As remarked in a former chapter, the country was much chagrined at the escape of the. Nashville from Beaufort. Her escape from our port was the more mortifying from the fact that we had indulged in such bitter denunciations of the British government for letting her leave theirs without molestation. The rebel government had only a few privateers at sea, but they were wonderfully lucky in escaping our cruisers. The Sumter had been chased from port to port in vain, and when at last she was caged in the port of Martinique, by a bold and skillful movement, escaped without ever being fired at. Semmes, her commander, seemed too adroit for our cruisers, but he at length made a fatal mistake. A proclamation issued by the English government, that when belligerent vessels entered any of her ports, they must not leave within twenty-four hours of each other, made him bold to sail into Gibraltar. He did not care though the Iroquois followed him, for the start he would have, when he wished to leave, would give him ample opportunity to escape. But the Americat commander proved too shrewd for him, and instead of entering the uncivil port of England, quietly steamed into one on the Spanish coast, within full sight of the Bay of Gibraltar, and from which no British proclamation could force him. The privateer was nonplussed at this extraordinary turn of affairs, but finding himself caught in a trap, prudently determined to remain under the protection of the English guns. The Iroquois, on the other hand, re

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solved to act as jailor, and thus the two vessels had lain for a long time.

But though our marine gradually recovered from its fright respecting privateers, our government was much annoyed by the continual report of vessels running our blockade, not only carrying cotton to foreign markets, but bringing in supplies and arms to the rebels. Between Charleston and the West Indies, a constant communication was kept up, which no vigilance of our commanders off the former port seemed able to stop. Many valuable prizes were taken, but this, instead of discouraging, seemed to stimulate adventurers:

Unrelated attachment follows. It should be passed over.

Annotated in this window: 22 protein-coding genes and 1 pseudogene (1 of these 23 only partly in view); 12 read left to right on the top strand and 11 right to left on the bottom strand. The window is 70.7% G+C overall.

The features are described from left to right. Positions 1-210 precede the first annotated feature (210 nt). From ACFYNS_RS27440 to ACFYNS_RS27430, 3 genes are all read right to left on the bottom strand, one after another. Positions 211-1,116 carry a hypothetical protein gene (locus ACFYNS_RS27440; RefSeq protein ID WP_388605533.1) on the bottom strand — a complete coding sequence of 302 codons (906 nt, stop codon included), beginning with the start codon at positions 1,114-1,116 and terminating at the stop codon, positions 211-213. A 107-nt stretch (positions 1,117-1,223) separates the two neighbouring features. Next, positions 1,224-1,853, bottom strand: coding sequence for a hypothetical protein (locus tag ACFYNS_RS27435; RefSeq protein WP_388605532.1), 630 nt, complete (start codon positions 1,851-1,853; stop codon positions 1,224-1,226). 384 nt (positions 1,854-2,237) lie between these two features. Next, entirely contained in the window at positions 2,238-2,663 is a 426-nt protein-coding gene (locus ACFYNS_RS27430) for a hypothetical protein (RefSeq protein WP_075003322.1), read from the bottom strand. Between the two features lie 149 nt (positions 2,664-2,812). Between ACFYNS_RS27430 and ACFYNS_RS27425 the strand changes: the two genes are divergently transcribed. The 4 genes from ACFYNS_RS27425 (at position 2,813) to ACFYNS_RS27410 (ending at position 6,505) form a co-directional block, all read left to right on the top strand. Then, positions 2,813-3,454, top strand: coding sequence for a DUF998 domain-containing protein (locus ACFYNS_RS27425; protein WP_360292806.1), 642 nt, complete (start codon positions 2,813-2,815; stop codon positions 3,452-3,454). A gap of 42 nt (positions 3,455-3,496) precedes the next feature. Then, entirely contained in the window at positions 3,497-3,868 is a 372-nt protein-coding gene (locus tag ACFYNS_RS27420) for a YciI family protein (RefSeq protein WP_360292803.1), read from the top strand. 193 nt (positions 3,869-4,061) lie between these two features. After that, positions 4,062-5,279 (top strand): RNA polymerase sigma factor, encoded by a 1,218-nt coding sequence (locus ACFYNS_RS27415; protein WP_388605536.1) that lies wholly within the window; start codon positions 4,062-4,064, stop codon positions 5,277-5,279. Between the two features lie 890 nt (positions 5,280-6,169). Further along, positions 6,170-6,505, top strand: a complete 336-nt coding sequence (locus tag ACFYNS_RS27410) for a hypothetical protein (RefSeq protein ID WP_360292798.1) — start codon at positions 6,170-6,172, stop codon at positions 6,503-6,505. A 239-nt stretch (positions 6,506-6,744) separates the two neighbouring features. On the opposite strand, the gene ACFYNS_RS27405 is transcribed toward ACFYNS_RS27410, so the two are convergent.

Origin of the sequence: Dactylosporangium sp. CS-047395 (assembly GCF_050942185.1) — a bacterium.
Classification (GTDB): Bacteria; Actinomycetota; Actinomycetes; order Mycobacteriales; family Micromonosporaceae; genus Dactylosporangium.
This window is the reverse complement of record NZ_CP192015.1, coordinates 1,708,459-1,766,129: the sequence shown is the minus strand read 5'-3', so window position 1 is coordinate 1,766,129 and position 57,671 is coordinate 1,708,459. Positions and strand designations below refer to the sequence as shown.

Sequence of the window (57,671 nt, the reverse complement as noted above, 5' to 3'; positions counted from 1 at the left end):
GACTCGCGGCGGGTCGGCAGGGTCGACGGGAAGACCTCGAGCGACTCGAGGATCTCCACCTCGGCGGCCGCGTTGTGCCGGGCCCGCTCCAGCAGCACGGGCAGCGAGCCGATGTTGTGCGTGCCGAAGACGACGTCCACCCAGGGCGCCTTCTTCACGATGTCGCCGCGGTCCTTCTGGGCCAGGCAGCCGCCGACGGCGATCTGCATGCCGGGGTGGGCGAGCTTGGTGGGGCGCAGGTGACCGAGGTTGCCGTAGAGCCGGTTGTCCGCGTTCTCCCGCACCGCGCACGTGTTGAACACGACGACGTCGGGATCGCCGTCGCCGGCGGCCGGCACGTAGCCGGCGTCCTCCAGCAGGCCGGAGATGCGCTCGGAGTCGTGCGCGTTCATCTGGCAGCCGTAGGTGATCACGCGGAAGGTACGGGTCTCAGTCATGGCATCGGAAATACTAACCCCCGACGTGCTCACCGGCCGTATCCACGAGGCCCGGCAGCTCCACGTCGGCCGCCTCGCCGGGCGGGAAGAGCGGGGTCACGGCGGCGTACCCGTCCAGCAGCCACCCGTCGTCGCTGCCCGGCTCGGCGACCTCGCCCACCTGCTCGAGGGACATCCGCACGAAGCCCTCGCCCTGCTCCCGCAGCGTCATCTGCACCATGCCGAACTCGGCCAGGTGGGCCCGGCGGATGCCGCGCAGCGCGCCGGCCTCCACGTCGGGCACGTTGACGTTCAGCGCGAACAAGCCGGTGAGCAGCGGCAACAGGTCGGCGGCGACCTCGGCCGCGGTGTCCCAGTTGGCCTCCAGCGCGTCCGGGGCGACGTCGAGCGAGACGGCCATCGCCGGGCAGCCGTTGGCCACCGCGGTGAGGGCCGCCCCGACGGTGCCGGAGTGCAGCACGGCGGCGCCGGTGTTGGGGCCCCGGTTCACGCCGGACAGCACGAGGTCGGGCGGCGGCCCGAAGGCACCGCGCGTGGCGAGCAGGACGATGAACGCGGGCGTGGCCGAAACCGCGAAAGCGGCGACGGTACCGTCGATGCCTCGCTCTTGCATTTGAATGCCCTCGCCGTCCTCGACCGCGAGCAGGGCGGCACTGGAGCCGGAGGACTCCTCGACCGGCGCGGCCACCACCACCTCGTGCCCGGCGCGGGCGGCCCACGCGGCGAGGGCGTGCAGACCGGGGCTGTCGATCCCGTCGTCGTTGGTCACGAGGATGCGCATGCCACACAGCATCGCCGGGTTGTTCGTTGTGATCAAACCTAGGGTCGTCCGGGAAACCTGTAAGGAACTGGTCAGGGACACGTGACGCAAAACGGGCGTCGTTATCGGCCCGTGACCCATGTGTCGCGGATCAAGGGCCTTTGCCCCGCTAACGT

In the meanwhile, our splendid army lay comparatively quiet before Yorktown. An occasional skirmish, or a feeble sortie served only to break up the monotony of the dreary weeks. Berdan's sharp-shooters, a picked regiment of marksmen, annoyed the enemy exceedingly. : Armed with rifles of a long range, they lay ensconced in their hiding places, and the moment a head appeared above the ramparts it be came the target for a dozen bullets. One man from New England, it is said, actually silenced a heavy gun-the enemy not daring to show themselves long enough to load it.

But amid all this apparent quiet, the most vigorous work. was going on. Trees, indeed whole forests, were felled, and logs cut and laid across the impassable highways, thus making miles on miles of corduroy road, over which the heavy siege guts and the forage for this immense army had to be carried Al this had been anprovided for, because in the plan of McClellan no delay could have happened here, and no siege. guns would have been wanted. At the same time, the reg. ular approaches were set on foot, and McClellan worked his slow, difficult, yet certain way to the heart of the enemy's position. Every day brought him nearer to the goal, and it was well known that when the final bombardment shouldcommence, it would be the most terrific ever witnessed in

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the Now World. The enemy were reported to be over one hundred thousand strong, and it was a matter of wonder that he made no more serious efforts to check McClellan's advance, for if he were left alone the fall of the place was inevitable.

While events were thus slowly drawing to a head at Yorktown, Fremont was giving a good account of himself in the mountain department. His first encounter with the enemy was at Monterey, where after a sharp engagement the latter were defeated by a column under Milroy. There were some little signs of life, too, in the army in front of Washington. General Augur, in McDowell's division, by a rapid, unexpected march, took possession of Falmouth, on the opposite side of the river from Fredericksburg, and commanding the place, which compelled its surrender.

At length came the long expected news of the fall of fort Pulaski. Although cutting it off from Savannah, rendered the reduction of the fort a mere question of time, still the starving process was a slow and somewhat uncertain one, and Sherman determined to reduce it by bombardment, from guns placed on Tybee Island. Carrying out this determina. tion, he had caused, during the winter, a thorough explora. tion of the island to be made. The result proving satisfactory, he ordered heavy guns to be transferred thither. There being no wharf, these had to be landed at high tide, and swung ashore by hand, and then dragged to their des. tined places. The deep sand and mire, however, would, in many places, let the ponderous pieces down to their axles, and a road a mile long had to be made of fascines composed of poles withed together, and laid beside each other, the whole way. The first battery was established two miles from the fort. The guns were sunk in the sand, and protected by the earth thrown up around them, so as to present the least possible mark to the garrison. When others were established nearer the fort, the work was done during the